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Awarded Research Grant to Prevent Violence and Violence-Related Injury

Building Social Support to Enhance Home Visitation

FOA Number: CE04-045 - Grants for Violence-Related Injury Prevention Research
Project Period: 8/1/04–7/31/07
Application/Grant Number: 1-R49-CE000446-01
Principal Investigator: Neil B. Guterman, PhD
Columbia School of Social Work
622 West 113th Street
New York, NY 10025
Phone: 212-854-5371
Fax: 212-854-2975
E-mail: nbg2@columbia.edu

Description

Physical child abuse and neglect remains a serious public health concern, with more than 5 million children suspected as victims in the United States each year. In addition to immediate medical consequences, physical child abuse and neglect predicts some of society's most intractable social problems, including an increased risk violence perpetration later in life. In this context, early home visitation services have emerged as one promising primary prevention strategy that aims to stop physical child abuse and neglect and its later consequences. Although prior research indicates the generally positive impact of such services, growing evidence indicates that social contextual factors and most especially qualities of parents' social networks, long identified as playing a key role in the etiology of physical child abuse and neglect, also play a substantial role in shaping the degree to which such services succeed in preventing maltreatment.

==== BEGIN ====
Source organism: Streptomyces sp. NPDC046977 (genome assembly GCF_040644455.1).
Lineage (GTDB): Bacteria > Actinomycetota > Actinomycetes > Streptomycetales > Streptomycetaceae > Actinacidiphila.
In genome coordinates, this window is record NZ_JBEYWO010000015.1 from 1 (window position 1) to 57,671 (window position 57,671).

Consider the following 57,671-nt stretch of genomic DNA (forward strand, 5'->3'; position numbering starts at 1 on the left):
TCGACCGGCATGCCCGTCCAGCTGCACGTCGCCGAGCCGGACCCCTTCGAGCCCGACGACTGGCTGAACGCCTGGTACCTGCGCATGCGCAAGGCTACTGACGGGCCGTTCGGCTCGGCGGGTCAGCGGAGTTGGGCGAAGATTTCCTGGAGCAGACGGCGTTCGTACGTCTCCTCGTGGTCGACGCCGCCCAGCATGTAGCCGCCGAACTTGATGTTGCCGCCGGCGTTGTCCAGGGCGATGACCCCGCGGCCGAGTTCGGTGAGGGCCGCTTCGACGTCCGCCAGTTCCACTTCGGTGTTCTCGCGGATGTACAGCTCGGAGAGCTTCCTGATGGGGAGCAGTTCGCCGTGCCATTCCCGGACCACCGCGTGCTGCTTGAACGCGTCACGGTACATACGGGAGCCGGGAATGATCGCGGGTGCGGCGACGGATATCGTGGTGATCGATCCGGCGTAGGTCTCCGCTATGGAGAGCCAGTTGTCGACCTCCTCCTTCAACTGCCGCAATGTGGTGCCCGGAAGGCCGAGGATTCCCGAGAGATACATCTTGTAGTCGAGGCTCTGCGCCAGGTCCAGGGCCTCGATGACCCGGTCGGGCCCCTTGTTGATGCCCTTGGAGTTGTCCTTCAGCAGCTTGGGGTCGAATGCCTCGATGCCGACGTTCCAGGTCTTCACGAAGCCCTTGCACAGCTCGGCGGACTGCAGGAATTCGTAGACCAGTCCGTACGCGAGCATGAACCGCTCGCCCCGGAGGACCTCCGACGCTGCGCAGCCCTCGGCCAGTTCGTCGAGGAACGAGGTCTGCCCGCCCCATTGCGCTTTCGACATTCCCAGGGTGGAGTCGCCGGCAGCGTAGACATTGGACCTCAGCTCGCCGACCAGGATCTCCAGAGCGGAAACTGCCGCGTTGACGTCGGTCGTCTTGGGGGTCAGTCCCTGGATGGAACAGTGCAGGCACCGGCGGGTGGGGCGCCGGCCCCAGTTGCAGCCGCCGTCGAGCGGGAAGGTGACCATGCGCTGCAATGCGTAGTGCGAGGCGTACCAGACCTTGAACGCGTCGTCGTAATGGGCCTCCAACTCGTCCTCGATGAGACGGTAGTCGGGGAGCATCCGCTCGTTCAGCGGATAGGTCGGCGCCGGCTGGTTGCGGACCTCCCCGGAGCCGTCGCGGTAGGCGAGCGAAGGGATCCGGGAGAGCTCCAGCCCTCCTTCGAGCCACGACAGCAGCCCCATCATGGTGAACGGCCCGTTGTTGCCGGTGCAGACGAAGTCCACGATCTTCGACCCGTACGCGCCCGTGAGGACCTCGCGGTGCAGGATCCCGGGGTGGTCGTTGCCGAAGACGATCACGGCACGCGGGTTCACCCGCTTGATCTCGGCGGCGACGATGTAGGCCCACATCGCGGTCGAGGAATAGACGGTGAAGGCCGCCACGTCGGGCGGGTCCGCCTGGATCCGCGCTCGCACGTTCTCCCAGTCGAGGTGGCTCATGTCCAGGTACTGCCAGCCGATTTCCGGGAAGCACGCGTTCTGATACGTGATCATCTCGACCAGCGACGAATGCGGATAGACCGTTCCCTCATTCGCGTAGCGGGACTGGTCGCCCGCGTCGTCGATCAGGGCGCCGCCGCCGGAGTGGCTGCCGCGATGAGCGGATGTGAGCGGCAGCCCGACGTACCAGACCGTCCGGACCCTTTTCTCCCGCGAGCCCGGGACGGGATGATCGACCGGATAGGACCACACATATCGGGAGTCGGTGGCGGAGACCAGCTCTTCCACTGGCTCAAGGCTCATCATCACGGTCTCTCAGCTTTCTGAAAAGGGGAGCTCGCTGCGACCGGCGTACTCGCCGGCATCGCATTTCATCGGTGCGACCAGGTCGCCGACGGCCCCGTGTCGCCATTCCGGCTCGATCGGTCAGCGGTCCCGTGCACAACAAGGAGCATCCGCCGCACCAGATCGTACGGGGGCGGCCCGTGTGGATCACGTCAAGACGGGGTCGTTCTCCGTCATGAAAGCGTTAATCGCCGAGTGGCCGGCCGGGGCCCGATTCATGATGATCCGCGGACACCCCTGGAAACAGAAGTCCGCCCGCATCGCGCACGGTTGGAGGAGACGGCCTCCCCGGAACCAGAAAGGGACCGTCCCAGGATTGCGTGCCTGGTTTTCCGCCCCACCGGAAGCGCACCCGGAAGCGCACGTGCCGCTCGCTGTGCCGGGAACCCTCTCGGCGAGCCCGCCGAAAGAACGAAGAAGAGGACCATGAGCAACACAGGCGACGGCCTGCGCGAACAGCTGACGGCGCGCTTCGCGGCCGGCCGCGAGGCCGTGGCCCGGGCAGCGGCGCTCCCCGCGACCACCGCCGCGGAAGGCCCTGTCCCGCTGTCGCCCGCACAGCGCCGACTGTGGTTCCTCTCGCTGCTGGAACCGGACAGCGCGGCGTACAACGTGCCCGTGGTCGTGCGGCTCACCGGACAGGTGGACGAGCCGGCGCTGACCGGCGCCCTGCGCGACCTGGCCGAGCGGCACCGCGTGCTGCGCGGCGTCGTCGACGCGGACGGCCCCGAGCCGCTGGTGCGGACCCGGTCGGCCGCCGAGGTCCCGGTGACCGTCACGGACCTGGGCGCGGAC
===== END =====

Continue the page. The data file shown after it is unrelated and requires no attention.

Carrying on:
The present study will examine the efficacy of a social networking enhancement integrated within home visitation services. Initial pilot work has yielded a manualized intervention that has been showing highly promising preliminary trends on child maltreatment proxies, social network qualities, parenting stress, and related factors. The present study proposes a cross-over wait-list control group design. Two hundred families will be randomly assigned to either a home visitation plus social network enhancement condition or to a wait-list control group of families only receiving home visitation services for 4 months, later to receive the social networking enhancement component. Data on physical child abuse and neglect risk, social networks, parents’ sense of control, participation in home visitation, and associated other factors will be collected at baseline and at 3- and 9-month follow-up points. This study will be conducted in close collaboration with two of the major home visitation programs in New York City that served as pilot sites: Best Beginnings of Alianza Dominicana, and Healthy Families Staten Island of the New York Foundling Hospital.

 

 
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